Do homeowners need mortgage life insurance?

February 3, 2018 - 4 min read

Mortgage life insurance: Should you accept that offer?

Once you buy a home, expect offers to purchase mortgage life insurance. Yes folks, step right up, sign on the dotted line, and give your family the gift of a mortgage-free home should you die before the last payment is due. There may even be “scary” language to get you acting before thinking:


At first, such offers may seem enticing. You do want to protect your family, don’t you? And the name of your lender is likely slathered all over the promotions, so maybe these are offers you need to accept. Before you write a check, consider these ideas.

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What is mortgage life insurance?

In basic terms, mortgage life insurance pays off your mortgage balance if you die while the policy is in effect. In exchange, you pay a given monthly premium for the life of the coverage.

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While it seems like a simple arrangement, there are a number of factors to consider.

Who benefits?

According to The Washington Post, mortgage lenders have no incentive to promote the least expensive policies — in fact, they are likely to promote the most expensive, because those get them a better commission.

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That cost increases over time — here’s why. As your mortgage balance declines so does the coverage needed. Yet, monthly premiums do not change. The result is that coverage falls while your benefit declines.

As the mortgage balance goes down, the mortgage insurance premium becomes less and less attractive. While $62.50 a month may be attractive when you owe $250,000, it may seem burdensome when the balance falls to $50,000.


It might matter how you die. For instance, the policy might cover accidental deaths (you’re hit by a bus) but not death by natural causes (you have a heart attack).


mortgage life insurance mortality

According to MedicalNewsToday, the latest available figures show that about 2.6 million people die in the US each year. Of that number 136,000 deaths – 5.2 percent – are from accidents.

In other words, getting life insurance which only protects against accidents is not likely to pay off. There just isn’t much risk from accidental deaths for most people.

The benefit is not flexible

Mortgage life insurance pays off your existing mortgage debt. That sounds great, but consider what it means. If you die under covered terms, the insurance company sends a check to the lender. It does not send a check to you. Depending on your circumstance, you might prefer to get a check from the insurance company.

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On a more positive note, you can generally get mortgage life insurance without a health exam. This does no good, however, if the policy only covers accidental deaths

More bad news: if you refinance the property, your old mortgage life insurance plan may not cover the new loan. You may need a new policy.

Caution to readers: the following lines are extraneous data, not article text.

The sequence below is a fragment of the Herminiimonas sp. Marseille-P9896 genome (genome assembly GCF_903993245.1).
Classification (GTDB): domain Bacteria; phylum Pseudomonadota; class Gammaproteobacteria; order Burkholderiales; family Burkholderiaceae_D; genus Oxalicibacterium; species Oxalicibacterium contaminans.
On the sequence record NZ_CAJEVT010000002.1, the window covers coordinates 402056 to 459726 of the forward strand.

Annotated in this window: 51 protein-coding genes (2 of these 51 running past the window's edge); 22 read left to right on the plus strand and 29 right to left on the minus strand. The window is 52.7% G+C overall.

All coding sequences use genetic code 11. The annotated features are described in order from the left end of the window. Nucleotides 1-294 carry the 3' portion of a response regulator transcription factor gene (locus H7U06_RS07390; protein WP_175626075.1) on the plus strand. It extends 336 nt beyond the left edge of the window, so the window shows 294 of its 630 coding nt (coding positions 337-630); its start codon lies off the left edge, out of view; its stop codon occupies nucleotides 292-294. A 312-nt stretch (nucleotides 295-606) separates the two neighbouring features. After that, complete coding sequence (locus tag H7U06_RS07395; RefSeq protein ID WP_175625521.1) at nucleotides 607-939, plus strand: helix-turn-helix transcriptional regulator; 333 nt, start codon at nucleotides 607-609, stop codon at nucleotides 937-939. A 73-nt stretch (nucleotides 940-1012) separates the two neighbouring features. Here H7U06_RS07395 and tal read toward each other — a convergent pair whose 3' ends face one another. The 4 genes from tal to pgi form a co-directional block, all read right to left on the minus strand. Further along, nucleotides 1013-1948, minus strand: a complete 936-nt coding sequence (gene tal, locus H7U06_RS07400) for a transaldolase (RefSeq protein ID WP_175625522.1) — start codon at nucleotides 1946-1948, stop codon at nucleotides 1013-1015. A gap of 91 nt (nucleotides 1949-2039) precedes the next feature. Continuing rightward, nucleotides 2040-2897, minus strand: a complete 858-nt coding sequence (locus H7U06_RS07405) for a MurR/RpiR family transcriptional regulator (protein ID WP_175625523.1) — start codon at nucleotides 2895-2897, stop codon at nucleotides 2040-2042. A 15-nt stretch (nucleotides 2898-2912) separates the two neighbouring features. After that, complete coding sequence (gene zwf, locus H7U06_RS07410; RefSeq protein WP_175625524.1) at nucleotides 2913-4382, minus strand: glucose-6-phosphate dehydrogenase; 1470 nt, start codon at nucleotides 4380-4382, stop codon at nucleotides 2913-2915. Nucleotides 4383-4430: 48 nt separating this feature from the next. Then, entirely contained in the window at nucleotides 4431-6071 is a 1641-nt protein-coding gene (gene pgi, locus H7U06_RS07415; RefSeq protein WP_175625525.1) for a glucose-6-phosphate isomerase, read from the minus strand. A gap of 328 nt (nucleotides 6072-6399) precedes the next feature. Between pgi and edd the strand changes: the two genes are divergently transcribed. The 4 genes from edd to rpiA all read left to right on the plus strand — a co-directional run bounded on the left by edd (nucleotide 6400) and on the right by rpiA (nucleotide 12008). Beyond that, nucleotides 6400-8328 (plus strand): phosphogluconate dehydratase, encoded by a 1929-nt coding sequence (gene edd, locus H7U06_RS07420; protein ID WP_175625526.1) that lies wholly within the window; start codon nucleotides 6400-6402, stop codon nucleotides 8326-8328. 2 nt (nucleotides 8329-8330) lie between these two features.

Mortgage life insurance alternative

While mortgage life insurance may work for some homeowners, it’s not the ideal solution for most. Consider term life insurance instead.

With term life insurance, you buy a policy, which has a given death benefit, say $250,000. The policy continues for an agreed term, for example, 30 years. Term insurance offers a number of advantages over mortgage life insurance.

What to expect after your mortgage closing

First, the policy payoff with term insurance does not decline — you still get the full benefit, regardless of your mortgage balance. In addition, the premiums tend to be lower than those of mortgage life insurance. And when you die, your heirs get a check. They can spend the money any way they like.

Customize coverage

With term insurance, you can get coverage that is related or not related to your mortgage balance. You can get a bigger policy or a smaller policy, as you prefer. Term insurance continues whether or not you refinance your home.

One potential downside is that if you have a short-term life policy — say, ten years — and then want another term life policy, the new rate may be higher.

If you want to consider a mortgage life insurance policy, shop around. Speak with brokers that offer both mortgage and term life insurance and compare costs and benefits.

What are today’s mortgage rates?

Today’s mortgage rates are on their way up and have been for several days. However, the important thing to remember is that while rates may have increased by .125 percent or so, you can save between .25 and .5 percent on your rate simply by shopping and comparing rates between lenders. That’s the difference you can find on any given day, according to Mortgage Industry Advisory Corporation (MIAC).

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Peter Miller
Authored By: Peter Miller
The Mortgage Reports contributor
Peter G. Miller, author of The Common Sense Mortgage, is a real estate writer syndicated in more than ​50​ newspapers nationwide. Peter has been featured on Oprah, the Today Show, Money Magazine, CNN and more.